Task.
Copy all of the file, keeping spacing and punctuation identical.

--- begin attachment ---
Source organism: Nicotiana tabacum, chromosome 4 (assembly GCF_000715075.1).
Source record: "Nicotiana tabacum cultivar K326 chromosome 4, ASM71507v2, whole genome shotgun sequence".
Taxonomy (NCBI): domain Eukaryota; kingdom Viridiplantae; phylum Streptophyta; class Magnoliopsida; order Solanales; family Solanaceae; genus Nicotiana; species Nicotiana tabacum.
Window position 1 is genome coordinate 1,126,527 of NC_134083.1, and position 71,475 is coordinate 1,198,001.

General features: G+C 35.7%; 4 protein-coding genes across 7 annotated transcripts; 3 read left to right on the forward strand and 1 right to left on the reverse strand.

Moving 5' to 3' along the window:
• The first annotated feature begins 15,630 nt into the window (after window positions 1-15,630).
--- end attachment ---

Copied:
Source organism: Nicotiana tabacum, chromosome 4 (assembly GCF_000715075.1).
Source record: "Nicotiana tabacum cultivar K326 chromosome 4, ASM71507v2, whole genome shotgun sequence".
Taxonomy (NCBI): domain Eukaryota; kingdom Viridiplantae; phylum Streptophyta; class Magnoliopsida; order Solanales; family Solanaceae; genus Nicotiana; species Nicotiana tabacum.
Window position 1 is genome coordinate 1,126,527 of NC_134083.1, and position 71,475 is coordinate 1,198,001.

General features: G+C 35.7%; 4 protein-coding genes across 7 annotated transcripts; 3 read left to right on the forward strand and 1 right to left on the reverse strand.

Moving 5' to 3' along the window:
• The first annotated feature begins 15,630 nt into the window (after window positions 1-15,630).